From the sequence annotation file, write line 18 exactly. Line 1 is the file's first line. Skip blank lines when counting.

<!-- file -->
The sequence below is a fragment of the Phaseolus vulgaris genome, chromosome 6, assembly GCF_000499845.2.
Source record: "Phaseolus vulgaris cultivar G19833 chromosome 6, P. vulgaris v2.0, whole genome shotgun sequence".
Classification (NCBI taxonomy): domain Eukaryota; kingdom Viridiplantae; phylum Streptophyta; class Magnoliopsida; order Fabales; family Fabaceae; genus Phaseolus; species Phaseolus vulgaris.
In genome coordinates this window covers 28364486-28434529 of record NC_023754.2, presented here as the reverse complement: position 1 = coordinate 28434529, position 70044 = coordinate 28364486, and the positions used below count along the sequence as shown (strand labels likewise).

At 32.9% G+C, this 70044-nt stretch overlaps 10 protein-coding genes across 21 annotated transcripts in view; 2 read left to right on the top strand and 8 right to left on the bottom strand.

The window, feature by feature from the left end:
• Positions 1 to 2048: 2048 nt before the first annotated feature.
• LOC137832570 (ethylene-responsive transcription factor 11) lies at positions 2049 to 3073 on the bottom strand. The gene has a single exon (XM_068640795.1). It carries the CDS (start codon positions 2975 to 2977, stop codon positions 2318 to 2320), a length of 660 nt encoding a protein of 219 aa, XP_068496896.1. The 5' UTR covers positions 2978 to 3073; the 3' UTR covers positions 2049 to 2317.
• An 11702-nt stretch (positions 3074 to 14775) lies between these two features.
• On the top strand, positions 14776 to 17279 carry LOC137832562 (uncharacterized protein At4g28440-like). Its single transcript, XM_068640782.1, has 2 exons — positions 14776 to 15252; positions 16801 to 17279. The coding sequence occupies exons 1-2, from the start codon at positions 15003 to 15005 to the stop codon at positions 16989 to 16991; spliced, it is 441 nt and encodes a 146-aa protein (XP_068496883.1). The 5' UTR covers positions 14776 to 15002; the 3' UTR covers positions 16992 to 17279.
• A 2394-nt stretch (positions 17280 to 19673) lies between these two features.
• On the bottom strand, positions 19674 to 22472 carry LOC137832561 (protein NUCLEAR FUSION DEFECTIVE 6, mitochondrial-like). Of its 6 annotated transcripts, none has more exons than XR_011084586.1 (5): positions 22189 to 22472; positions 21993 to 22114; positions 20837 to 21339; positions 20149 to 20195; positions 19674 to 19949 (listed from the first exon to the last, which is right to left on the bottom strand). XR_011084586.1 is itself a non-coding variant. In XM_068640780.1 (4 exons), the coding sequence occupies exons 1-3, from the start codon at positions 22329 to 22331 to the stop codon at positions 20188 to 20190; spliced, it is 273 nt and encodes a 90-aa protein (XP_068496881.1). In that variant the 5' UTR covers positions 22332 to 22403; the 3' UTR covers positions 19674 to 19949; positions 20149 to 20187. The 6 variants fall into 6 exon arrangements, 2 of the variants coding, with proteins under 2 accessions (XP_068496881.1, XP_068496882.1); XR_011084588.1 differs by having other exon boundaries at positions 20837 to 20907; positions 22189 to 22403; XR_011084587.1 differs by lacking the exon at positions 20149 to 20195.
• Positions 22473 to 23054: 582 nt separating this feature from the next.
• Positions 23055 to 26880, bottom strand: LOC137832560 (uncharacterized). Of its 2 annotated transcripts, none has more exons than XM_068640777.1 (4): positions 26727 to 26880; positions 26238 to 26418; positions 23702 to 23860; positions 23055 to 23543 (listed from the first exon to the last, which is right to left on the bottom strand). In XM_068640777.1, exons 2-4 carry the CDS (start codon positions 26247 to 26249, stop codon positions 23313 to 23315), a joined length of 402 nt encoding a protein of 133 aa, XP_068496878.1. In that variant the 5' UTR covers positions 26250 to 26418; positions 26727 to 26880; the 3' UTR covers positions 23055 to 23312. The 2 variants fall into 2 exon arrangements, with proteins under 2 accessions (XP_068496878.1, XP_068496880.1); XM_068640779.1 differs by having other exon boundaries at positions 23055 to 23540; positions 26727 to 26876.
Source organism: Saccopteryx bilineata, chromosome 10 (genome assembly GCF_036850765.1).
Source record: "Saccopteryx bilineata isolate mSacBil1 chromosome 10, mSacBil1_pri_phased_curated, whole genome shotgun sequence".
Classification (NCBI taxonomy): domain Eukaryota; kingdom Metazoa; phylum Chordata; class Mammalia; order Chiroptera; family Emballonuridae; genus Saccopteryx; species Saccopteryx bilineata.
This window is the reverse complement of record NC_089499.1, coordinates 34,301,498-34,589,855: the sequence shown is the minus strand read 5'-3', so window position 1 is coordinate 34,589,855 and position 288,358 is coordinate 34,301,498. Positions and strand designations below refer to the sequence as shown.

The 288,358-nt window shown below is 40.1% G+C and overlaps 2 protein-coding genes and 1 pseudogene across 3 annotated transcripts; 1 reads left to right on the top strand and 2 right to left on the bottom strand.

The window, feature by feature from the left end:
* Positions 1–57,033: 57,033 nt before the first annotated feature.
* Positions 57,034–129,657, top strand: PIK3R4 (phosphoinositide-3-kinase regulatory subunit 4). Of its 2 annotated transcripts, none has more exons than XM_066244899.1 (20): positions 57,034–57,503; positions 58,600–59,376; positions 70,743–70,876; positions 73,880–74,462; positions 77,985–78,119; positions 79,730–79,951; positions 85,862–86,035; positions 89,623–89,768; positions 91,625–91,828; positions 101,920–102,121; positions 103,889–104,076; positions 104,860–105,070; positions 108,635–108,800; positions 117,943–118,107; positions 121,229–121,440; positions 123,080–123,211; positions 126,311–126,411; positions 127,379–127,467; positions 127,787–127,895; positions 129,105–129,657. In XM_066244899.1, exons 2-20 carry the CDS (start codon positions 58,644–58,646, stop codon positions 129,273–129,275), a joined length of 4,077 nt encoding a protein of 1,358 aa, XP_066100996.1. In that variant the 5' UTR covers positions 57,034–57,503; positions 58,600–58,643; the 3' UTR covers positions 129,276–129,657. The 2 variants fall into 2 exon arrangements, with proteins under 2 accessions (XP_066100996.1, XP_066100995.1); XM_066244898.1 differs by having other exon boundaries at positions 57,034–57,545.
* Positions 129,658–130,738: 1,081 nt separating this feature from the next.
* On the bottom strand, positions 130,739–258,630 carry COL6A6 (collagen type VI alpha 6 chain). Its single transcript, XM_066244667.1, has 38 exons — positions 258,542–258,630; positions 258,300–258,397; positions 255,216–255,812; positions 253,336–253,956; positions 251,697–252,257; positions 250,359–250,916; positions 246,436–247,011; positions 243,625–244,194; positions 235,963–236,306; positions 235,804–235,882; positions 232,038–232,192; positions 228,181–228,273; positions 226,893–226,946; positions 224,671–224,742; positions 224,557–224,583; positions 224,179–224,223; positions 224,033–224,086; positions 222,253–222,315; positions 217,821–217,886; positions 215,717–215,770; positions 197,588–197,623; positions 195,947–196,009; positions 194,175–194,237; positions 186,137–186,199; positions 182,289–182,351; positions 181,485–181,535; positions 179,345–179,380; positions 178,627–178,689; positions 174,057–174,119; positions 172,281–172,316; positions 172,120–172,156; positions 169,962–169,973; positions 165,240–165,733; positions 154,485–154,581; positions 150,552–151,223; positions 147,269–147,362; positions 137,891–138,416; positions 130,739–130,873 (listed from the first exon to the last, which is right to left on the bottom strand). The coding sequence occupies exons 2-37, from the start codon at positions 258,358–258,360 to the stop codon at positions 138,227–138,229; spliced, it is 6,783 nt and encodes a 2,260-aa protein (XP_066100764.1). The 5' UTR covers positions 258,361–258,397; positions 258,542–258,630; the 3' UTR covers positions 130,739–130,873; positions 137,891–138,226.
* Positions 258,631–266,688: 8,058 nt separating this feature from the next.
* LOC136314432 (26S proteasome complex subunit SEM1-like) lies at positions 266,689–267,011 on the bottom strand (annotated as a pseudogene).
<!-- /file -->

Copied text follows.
This window is the reverse complement of record NC_089499.1, coordinates 34,301,498-34,589,855: the sequence shown is the minus strand read 5'-3', so window position 1 is coordinate 34,589,855 and position 288,358 is coordinate 34,301,498. Positions and strand designations below refer to the sequence as shown.